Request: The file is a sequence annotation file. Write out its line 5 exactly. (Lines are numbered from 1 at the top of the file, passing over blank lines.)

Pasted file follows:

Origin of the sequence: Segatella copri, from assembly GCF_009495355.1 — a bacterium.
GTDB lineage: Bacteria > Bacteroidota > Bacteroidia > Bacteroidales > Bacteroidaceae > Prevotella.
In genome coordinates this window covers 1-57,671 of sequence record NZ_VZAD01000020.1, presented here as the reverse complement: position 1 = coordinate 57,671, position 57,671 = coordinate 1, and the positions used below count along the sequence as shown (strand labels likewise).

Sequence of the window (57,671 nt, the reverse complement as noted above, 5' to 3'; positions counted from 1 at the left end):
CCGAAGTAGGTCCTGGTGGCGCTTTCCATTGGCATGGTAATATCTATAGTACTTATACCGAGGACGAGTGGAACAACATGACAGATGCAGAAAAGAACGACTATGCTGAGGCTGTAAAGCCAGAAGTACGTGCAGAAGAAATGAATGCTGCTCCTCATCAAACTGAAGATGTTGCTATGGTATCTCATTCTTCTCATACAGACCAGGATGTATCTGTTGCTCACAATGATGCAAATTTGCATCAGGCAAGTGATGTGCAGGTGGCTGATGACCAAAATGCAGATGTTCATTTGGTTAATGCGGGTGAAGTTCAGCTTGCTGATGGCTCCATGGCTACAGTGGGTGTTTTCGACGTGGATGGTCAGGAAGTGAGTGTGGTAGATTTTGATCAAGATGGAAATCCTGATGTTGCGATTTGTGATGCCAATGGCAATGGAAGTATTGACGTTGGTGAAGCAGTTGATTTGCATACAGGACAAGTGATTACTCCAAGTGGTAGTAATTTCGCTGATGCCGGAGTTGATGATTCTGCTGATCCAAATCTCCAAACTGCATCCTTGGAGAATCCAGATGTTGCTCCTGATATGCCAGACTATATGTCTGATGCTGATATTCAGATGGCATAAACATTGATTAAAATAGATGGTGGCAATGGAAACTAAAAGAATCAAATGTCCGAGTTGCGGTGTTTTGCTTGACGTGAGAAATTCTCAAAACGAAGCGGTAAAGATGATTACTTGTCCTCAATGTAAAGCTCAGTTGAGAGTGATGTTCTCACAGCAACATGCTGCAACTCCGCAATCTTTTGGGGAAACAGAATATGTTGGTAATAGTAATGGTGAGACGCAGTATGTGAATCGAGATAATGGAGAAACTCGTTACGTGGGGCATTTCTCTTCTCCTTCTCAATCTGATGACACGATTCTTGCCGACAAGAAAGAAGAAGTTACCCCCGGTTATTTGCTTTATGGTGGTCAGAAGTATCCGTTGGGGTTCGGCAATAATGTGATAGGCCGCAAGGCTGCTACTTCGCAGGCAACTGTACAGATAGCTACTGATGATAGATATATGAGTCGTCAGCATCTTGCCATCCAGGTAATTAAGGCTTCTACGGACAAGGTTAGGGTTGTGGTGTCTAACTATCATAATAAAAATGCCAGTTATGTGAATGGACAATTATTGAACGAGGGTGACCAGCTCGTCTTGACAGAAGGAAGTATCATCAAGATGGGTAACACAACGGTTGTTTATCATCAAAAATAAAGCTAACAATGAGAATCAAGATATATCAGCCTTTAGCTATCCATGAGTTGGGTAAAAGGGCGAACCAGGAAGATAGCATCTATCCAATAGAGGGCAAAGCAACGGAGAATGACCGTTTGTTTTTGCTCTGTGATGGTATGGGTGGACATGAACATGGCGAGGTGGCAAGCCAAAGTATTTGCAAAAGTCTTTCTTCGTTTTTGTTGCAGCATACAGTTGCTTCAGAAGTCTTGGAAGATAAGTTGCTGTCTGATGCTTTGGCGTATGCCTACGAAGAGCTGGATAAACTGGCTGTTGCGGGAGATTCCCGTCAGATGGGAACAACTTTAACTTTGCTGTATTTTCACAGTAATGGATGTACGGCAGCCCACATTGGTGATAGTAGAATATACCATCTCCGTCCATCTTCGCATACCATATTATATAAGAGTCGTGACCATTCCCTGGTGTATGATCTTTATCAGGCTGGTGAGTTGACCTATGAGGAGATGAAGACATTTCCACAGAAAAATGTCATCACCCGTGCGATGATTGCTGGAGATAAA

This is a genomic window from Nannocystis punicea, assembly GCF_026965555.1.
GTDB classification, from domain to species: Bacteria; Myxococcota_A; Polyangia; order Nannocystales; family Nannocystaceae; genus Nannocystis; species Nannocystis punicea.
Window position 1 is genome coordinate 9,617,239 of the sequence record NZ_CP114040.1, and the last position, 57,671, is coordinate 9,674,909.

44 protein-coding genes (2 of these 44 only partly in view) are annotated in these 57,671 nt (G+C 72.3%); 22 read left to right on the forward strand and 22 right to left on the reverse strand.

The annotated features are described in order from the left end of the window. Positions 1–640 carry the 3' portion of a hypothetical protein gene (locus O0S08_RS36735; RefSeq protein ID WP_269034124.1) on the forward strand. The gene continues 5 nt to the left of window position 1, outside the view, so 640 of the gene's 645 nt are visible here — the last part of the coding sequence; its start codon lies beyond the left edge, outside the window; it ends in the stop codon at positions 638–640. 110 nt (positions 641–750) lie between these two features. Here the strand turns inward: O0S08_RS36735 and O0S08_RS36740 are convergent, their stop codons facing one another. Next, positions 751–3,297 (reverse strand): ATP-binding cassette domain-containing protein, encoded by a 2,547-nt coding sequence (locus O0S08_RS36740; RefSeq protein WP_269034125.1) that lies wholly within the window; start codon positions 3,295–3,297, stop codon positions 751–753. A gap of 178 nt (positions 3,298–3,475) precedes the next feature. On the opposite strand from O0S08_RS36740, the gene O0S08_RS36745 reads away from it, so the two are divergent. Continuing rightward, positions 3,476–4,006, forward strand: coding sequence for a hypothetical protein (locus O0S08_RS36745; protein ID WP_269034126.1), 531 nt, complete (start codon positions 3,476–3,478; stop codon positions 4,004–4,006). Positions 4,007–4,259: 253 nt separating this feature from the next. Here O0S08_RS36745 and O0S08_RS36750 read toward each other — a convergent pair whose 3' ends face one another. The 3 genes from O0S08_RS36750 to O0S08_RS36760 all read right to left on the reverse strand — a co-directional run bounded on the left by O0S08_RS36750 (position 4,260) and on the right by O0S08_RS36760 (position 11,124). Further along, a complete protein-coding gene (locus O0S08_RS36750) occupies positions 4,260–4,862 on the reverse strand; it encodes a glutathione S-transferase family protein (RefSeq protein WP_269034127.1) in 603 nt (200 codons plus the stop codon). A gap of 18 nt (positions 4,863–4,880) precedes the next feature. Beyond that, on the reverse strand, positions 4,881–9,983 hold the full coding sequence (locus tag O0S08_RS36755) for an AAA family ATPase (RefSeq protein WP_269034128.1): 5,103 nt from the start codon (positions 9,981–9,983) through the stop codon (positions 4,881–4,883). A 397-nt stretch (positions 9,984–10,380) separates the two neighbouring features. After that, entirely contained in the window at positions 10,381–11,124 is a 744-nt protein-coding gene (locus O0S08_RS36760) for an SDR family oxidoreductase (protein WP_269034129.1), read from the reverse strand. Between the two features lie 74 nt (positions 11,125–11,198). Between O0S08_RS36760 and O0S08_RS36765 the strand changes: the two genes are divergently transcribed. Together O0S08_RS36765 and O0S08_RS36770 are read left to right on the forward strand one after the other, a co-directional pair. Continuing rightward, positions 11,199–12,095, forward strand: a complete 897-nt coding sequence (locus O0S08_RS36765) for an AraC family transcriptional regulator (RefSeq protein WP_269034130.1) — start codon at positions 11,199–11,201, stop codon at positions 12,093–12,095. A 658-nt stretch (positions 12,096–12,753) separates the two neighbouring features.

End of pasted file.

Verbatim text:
CCGAAGTAGGTCCTGGTGGCGCTTTCCATTGGCATGGTAATATCTATAGTACTTATACCGAGGACGAGTGGAACAACATGACAGATGCAGAAAAGAACGACTATGCTGAGGCTGTAAAGCCAGAAGTACGTGCAGAAGAAATGAATGCTGCTCCTCATCAAACTGAAGATGTTGCTATGGTATCTCATTCTTCTCATACAGACCAGGATGTATCTGTTGCTCACAATGATGCAAATTTGCATCAGGCAAGTGATGTGCAGGTGGCTGATGACCAAAATGCAGATGTTCATTTGGTTAATGCGGGTGAAGTTCAGCTTGCTGATGGCTCCATGGCTACAGTGGGTGTTTTCGACGTGGATGGTCAGGAAGTGAGTGTGGTAGATTTTGATCAAGATGGAAATCCTGATGTTGCGATTTGTGATGCCAATGGCAATGGAAGTATTGACGTTGGTGAAGCAGTTGATTTGCATACAGGACAAGTGATTACTCCAAGTGGTAGTAATTTCGCTGATGCCGGAGTTGATGATTCTGCTGATCCAAATCTCCAAACTGCATCCTTGGAGAATCCAGATGTTGCTCCTGATATGCCAGACTATATGTCTGATGCTGATATTCAGATGGCATAAACATTGATTAAAATAGATGGTGGCAATGGAAACTAAAAGAATCAAATGTCCGAGTTGCGGTGTTTTGCTTGACGTGAGAAATTCTCAAAACGAAGCGGTAAAGATGATTACTTGTCCTCAATGTAAAGCTCAGTTGAGAGTGATGTTCTCACAGCAACATGCTGCAACTCCGCAATCTTTTGGGGAAACAGAATATGTTGGTAATAGTAATGGTGAGACGCAGTATGTGAATCGAGATAATGGAGAAACTCGTTACGTGGGGCATTTCTCTTCTCCTTCTCAATCTGATGACACGATTCTTGCCGACAAGAAAGAAGAAGTTACCCCCGGTTATTTGCTTTATGGTGGTCAGAAGTATCCGTTGGGGTTCGGCAATAATGTGATAGGCCGCAAGGCTGCTACTTCGCAGGCAACTGTACAGATAGCTACTGATGATAGATATATGAGTCGTCAGCATCTTGCCATCCAGGTAATTAAGGCTTCTACGGACAAGGTTAGGGTTGTGGTGTCTAACTATCATAATAAAAATGCCAGTTATGTGAATGGACAATTATTGAACGAGGGTGACCAGCTCGTCTTGACAGAAGGAAGTATCATCAAGATGGGTAACACAACGGTTGTTTATCATCAAAAATAAAGCTAACAATGAGAATCAAGATATATCAGCCTTTAGCTATCCATGAGTTGGGTAAAAGGGCGAACCAGGAAGATAGCATCTATCCAATAGAGGGCAAAGCAACGGAGAATGACCGTTTGTTTTTGCTCTGTGATGGTATGGGTGGACATGAACATGGCGAGGTGGCAAGCCAAAGTATTTGCAAAAGTCTTTCTTCGTTTTTGTTGCAGCATACAGTTGCTTCAGAAGTCTTGGAAGATAAGTTGCTGTCTGATGCTTTGGCGTATGCCTACGAAGAGCTGGATAAACTGGCTGTTGCGGGAGATTCCCGTCAGATGGGAACAACTTTAACTTTGCTGTATTTTCACAGTAATGGATGTACGGCAGCCCACATTGGTGATAGTAGAATATACCATCTCCGTCCATCTTCGCATACCATATTATATAAGAGTCGTGACCATTCCCTGGTGTATGATCTTTATCAGGCTGGTGAGTTGACCTATGAGGAGATGAAGACATTTCCACAGAAAAATGTCATCACCCGTGCGATGATTGCTGGAGATAAA